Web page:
Bracelet Lets Wearers Control Computers with Gestures
A new wrist-worn system lets wearers control any device using hand and finger movements.
CREDIT: Screenshot from "Freehand 3D Computer Interaction Without Gloves" by Microsoft Research on YouTube
If Bluetooth earpiece users look strange, seemingly talking to the air, wait until motion-control bracelets come to market.
One international group of digital researchers is working toward that arm-flailing future. They've created a wrist-worn device, called Digits, that allows wearers to control video games, computers, smartphones and other devices with hand and finger gestures. The wrist strap doesn't require a touch screen or any outside sensors, so users don't need to be within the line of sight of a system such as the Microsoft Kinect, which uses a camera to track users in the room.
It's still too bulky for common use, but its creators imagine that their research eventually could lead to a bracelet people wear constantly, allowing them to play with their phones and tablets without taking the devices out of their pockets.
"The Digits sensor doesn't rely on external infrastructure, which means users are not bound to a fixed space. They can interact while moving from room to room or running down the street," doctoral student David Kim said in a Microsoft Research release. Kim studies at Newcastle University and Microsoft Research in the United Kingdom. "This finally takes 3D interaction outside the living room," he said.
Digits uses infrared and motion sensors to detect the movements of the hand and fingers. Unlike many other finger-sensing devices, Digits doesn't require users to wear a glove. One of the designers' biggest challenges was getting their system to recognize all the complex movements of the wearer's hand by tracking only a few points on it. "We spent hours just staring at our fingers," Kim said. "We read dozens of scientific papers about the biomechanical properties of the human hand. We tried to correlate these five points with the highly complex motion of the hand."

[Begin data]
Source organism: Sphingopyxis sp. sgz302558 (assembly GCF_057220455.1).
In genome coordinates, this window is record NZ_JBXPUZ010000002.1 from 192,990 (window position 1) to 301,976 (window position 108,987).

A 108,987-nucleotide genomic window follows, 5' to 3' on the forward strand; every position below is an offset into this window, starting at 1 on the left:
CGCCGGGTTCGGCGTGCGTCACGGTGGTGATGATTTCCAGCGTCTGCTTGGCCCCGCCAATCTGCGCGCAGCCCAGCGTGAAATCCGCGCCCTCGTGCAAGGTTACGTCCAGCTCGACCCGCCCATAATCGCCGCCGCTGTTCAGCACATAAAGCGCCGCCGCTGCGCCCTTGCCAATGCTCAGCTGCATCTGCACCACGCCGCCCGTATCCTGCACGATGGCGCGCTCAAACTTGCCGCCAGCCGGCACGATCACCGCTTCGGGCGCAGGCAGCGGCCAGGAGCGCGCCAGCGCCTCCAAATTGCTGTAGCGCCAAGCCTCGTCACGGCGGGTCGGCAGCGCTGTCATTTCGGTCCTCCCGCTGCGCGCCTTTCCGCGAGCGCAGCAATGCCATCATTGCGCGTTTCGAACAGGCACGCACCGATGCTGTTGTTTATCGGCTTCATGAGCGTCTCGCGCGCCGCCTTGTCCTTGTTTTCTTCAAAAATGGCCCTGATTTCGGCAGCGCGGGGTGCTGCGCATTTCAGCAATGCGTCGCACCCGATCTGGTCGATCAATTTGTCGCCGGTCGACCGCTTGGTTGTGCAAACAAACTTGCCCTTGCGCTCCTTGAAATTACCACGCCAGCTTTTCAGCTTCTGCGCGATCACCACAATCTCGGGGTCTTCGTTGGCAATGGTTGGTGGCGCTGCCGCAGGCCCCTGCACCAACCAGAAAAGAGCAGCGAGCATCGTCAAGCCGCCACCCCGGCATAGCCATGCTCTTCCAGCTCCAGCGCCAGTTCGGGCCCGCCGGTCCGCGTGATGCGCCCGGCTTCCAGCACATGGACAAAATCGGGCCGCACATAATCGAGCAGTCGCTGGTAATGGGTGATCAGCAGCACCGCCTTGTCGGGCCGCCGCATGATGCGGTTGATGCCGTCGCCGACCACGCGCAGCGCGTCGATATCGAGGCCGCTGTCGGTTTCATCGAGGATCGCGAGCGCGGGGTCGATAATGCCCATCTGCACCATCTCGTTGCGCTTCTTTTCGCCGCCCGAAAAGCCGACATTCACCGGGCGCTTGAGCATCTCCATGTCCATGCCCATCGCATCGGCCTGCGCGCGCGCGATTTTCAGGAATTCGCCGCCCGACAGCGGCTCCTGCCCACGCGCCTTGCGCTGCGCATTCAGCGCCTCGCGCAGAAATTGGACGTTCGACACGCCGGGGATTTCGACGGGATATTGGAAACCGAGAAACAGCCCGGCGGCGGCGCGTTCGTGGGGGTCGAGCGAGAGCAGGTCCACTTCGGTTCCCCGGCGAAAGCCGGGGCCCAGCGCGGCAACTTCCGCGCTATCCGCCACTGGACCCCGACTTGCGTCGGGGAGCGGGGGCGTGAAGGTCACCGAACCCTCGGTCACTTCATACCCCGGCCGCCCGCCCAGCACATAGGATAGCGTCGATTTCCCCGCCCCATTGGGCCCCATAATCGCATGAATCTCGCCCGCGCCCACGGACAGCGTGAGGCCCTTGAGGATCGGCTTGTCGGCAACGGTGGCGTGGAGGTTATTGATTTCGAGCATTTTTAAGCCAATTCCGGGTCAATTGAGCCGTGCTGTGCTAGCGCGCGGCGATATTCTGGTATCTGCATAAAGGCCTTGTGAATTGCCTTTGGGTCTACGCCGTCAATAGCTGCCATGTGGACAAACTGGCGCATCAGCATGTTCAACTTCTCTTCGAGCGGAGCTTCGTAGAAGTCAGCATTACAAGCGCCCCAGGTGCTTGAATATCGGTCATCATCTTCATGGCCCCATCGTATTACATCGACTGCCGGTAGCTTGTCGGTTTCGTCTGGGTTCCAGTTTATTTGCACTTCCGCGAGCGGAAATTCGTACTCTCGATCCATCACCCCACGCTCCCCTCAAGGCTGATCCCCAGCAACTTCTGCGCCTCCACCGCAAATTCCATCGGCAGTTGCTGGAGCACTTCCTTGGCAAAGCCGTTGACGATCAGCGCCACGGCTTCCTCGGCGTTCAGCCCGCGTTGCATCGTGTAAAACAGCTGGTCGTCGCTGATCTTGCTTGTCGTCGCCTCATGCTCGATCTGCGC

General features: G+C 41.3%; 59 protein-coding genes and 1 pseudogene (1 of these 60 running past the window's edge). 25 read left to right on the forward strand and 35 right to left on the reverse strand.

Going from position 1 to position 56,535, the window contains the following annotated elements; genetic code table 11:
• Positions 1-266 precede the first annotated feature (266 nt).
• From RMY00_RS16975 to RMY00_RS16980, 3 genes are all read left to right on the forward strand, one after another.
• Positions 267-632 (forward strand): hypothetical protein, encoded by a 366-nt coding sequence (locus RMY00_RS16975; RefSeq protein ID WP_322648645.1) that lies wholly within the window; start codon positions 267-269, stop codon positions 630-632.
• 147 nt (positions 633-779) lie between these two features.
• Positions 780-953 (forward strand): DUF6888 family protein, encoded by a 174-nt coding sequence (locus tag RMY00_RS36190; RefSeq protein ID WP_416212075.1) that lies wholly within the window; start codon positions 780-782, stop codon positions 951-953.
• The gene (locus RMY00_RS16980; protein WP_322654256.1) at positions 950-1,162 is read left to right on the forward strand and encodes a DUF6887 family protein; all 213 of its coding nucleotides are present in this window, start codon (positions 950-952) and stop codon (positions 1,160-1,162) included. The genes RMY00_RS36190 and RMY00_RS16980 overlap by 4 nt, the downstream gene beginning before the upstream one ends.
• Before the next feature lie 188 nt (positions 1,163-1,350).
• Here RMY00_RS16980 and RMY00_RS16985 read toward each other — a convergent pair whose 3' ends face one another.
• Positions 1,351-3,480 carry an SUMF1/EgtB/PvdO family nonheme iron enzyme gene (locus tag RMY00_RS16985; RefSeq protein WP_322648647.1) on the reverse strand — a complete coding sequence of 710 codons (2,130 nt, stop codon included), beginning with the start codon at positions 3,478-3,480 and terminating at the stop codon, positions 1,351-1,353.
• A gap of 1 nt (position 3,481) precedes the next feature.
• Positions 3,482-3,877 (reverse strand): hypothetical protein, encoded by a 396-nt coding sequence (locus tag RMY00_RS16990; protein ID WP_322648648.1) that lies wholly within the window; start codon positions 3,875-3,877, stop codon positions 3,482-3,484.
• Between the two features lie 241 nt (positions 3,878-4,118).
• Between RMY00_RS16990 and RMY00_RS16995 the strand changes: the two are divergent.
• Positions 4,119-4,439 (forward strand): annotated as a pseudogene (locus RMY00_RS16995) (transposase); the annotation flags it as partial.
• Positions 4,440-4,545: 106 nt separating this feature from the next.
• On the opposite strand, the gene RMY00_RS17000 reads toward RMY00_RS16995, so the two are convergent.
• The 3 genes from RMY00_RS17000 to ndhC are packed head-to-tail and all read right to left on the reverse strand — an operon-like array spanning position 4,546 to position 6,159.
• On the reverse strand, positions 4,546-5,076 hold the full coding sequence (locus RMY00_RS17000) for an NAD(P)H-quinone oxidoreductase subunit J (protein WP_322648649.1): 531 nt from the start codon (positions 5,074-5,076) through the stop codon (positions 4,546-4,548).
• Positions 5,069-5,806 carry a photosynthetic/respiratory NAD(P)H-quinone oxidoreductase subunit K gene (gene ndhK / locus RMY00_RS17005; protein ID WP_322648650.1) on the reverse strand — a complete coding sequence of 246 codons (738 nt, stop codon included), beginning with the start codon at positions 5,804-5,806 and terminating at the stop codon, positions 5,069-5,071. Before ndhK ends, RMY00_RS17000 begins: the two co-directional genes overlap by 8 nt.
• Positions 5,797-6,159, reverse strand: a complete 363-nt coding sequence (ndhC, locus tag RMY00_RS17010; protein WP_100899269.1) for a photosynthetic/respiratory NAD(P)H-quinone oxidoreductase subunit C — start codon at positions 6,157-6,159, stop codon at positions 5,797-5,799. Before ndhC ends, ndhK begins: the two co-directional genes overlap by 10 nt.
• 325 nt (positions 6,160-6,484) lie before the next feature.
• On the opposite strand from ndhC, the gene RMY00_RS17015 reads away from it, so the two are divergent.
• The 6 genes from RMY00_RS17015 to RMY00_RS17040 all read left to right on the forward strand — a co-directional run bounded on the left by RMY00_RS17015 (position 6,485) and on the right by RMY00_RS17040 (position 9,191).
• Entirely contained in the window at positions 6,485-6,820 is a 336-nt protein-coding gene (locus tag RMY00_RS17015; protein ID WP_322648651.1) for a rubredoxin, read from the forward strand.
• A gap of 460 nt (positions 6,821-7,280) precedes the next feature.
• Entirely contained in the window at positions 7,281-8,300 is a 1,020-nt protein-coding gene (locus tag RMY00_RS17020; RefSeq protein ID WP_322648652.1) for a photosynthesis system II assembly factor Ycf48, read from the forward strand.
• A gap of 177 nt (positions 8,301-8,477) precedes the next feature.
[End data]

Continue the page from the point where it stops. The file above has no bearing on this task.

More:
The result was a system that is able to understand many hand movements. In some applications, such as video gaming, the Digits system re-creates the wearer's hand as an on-screen animation that mirrors the wearer's every move. Check out Digits at work in a video by Microsoft Research:
Digits is still in a prototype stage. It's bulky and requires a nearby computer to help it perform all the calculations it needs to work. With more research, however, it is conceivable to make Digits as small as a watch or to integrate its components into a watch, Kim and his colleagues wrote in a paper they presented yesterday (Oct. 8) during a conference hosted by the Association for Computing Machinery.
"Ultimately, we would like to reduce Digits to the size of a watch that can be worn all the time," Kim said. "We want users to be able to interact spontaneously with their electronic devices using simple gestures and not even have to reach for their devices."